DIRECTOR: Pierre Morelgunman_ver2

CAST: Sean Penn, Idris Elba, Peter Franzén, Javier Bardem, Ray Winstone, Jasmine Trinca, Mark Rylance, Rachel Lascar, Jayme Swift

RUNNING TIME: 115 mins

CERTIFICATE: 15

BASICALLY…: Jim Terrier (Penn), an international operative who wants to retire, is forced to go against the organisation he works for…

 

 

NOW FOR THE REVIEW…

Although he already has a distinguished acting career with two Oscars to his name, Sean Penn is at his most desperate to leave an impression in The Gunman, which sees him try to bring in the Taken crowd – even going so far as to hire the director of the first film, Pierre Morel – with a grittier and action-orientated role that’s different to most of the stuff he’s done before.

The thing is, however, while Penn certainly has the dramatic flair to carry a movie like this he doesn’t bring much to the action side of things. A lot of it sees him just avoid gunfire and getting into scraps that have been better choreographed by the likes of Liam Neeson and other over-50 action stars; Penn is unable to introduce anything new to the game and ends up feeling like a pawn in his own game. It’s particularly worrying when Penn is not only the star, but is also listed as a producer and even has a co-writing credit. He clearly has the most control over what goes on in this adaptation of Jean-Patrick Manchette’s book The Lone Gunman, and yet he cannot seem to make his character either interesting or easy to root for – especially after one scene where he simply punches a woman to death, even though there were many other ways around that scenario. Not even a sub-plot which sees him suffering from a severe head injury can really get us to root for him fully, despite that section being handled okay by Morel’s steady direction.

On a side-note, Penn’s character seems to constantly suffer from “Jacob-itis”, a condition which sees him allergic to shirts for some reason and allowed full reign to show off his muscular torso solely for the purposes of attracting the female audience. However, it comes off as increasingly self-indulgent with every time he appears shirtless, and since his condition – which can be treated by regular trips to Primark – adds little to the plot it’s just shameless eye candy. For goodness’ sake, Penn, you’re a two-time Academy Award winner – you don’t need to put yourself on display like this for the world to see.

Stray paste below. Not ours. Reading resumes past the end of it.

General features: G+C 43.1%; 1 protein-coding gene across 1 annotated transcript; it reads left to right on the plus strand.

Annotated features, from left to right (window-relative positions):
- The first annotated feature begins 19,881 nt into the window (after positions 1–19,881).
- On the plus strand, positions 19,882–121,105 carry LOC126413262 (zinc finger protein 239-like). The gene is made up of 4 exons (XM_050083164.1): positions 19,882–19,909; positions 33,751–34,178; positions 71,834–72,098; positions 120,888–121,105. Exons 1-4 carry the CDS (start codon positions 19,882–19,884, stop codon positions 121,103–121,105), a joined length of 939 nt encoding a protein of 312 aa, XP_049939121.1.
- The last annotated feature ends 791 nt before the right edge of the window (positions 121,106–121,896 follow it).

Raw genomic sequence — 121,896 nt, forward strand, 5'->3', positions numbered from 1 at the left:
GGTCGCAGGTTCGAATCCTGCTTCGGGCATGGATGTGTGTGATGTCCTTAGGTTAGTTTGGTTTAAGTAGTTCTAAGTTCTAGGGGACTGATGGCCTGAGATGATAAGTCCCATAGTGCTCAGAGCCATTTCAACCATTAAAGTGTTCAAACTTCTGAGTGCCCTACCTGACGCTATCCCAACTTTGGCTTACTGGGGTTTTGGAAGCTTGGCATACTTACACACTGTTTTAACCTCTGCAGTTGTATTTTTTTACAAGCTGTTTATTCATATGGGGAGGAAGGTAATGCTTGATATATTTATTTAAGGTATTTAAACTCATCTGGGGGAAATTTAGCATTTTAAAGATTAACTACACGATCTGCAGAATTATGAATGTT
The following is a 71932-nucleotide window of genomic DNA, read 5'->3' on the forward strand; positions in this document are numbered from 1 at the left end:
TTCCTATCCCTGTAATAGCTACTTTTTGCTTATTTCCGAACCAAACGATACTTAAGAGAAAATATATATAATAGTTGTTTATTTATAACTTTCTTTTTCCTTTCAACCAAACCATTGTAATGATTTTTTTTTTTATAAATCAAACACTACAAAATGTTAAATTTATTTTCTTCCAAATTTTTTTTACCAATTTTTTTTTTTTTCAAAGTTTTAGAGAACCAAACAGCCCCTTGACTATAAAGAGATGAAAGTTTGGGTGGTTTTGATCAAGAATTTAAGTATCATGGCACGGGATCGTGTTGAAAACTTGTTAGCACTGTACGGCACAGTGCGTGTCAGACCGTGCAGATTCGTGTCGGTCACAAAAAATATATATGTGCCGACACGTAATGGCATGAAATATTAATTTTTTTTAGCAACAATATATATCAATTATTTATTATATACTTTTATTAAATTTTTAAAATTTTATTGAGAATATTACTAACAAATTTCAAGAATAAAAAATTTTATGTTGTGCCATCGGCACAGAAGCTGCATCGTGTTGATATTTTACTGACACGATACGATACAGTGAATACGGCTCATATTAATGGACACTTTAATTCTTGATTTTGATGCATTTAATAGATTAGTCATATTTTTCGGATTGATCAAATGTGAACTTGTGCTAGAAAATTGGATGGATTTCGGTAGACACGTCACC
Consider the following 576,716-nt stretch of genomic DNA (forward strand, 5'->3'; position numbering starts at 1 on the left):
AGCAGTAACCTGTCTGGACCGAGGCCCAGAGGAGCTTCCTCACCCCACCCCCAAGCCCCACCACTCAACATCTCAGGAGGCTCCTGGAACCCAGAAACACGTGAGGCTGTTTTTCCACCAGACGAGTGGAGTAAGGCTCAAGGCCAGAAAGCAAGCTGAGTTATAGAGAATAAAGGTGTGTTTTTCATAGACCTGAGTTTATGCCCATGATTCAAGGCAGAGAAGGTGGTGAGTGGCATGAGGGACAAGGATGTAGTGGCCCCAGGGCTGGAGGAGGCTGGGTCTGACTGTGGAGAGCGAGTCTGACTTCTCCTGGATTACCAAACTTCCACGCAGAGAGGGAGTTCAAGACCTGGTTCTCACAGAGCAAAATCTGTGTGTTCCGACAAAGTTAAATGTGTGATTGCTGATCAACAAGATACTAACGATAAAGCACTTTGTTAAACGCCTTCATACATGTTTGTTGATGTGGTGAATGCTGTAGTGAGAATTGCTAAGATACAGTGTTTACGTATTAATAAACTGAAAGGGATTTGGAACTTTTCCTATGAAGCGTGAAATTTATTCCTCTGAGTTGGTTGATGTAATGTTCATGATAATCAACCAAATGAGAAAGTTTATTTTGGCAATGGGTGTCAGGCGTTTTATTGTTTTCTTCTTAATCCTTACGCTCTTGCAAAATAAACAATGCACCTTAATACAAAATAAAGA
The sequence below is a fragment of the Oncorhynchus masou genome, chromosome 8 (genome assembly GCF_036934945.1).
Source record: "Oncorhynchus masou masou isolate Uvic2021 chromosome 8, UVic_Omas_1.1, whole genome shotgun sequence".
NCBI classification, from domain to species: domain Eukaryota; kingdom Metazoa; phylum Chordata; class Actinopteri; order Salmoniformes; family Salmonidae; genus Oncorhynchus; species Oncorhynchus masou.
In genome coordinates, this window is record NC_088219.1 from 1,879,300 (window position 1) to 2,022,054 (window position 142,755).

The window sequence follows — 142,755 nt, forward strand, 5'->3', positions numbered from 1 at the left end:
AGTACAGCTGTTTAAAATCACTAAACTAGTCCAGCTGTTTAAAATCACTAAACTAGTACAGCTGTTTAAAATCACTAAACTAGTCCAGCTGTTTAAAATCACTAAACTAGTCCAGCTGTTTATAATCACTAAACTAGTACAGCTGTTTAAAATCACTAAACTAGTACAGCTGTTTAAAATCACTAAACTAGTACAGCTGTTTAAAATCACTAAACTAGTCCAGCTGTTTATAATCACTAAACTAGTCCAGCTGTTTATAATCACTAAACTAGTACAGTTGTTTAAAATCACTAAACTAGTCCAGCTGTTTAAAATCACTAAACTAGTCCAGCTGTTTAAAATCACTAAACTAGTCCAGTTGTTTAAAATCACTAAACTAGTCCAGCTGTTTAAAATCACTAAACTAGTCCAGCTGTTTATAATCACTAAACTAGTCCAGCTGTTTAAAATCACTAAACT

The rest of the cast, particular its higher-grade supporting players, don’t have much to do which is a disappointment considering who else is in it. Javier Bardem, for instance, spends most of the movie drunk and jealous of Penn’s relationship with the attractive nurse Annie (Jasmine Trinca), while Idris Elba shows up much later in the film with not much to do except go on about metaphorical treehouses. The fact is, since Penn is in pretty much every scene in the film, his intimidating presence overshadows everyone else’s attempts to fully stand out, including future BFG Mark Rylance whose raspy voice suggests friendly menace as one of Penn’s former colleagues.

Those going in expecting something along the lines of a twisty and complicated plot, similar to anything by author Robert Ludlum and his Bourne books, will probably be taken back by how predictable and clichéd it can be at times. It’s never entirely made clear what Penn and his comrades do when we first meet them – something along the lines of a humanitarian contract with orders to assassinate an important political figure in the Congo – so when we see them eight years later in much more important positions it’s difficult to piece together how one goes from one to the other. The whole thing is basically Bourne-lite, minus the espionage and amnesiac protagonist (aside from aforementioned head injury sub-plot).

As a director, Morel continues to prove why he made the first Taken film the most competently-made out of the series and manages to bring some tension to the action scenes, though they too can be far too violent for violence’s sake including that traumatic woman-punching scene. He is a stylish action director, but is saddled with material that can never be made to be highly enjoyable like Taken especially when it takes itself so seriously.

No matter how you look at it, The Gunman was designed purely as a vehicle for Sean Penn to appeal to the Taken crowd, and it certainly shows in a film we can only describe as being Penn’s most desperate attempt to look cool – in a film where he, once again, punches a woman to death. Not cool, man…

SO, TO SUM UP…

The Gunman doesn’t hold together well as an action-thriller, thanks to its predictable plotting and waste of talented supporting actors, nor as a star vehicle for Sean Penn who shamelessly flaunts his muscular body in a desperate appeal to the Taken crowd. He should probably stick to his real-life punch-ups…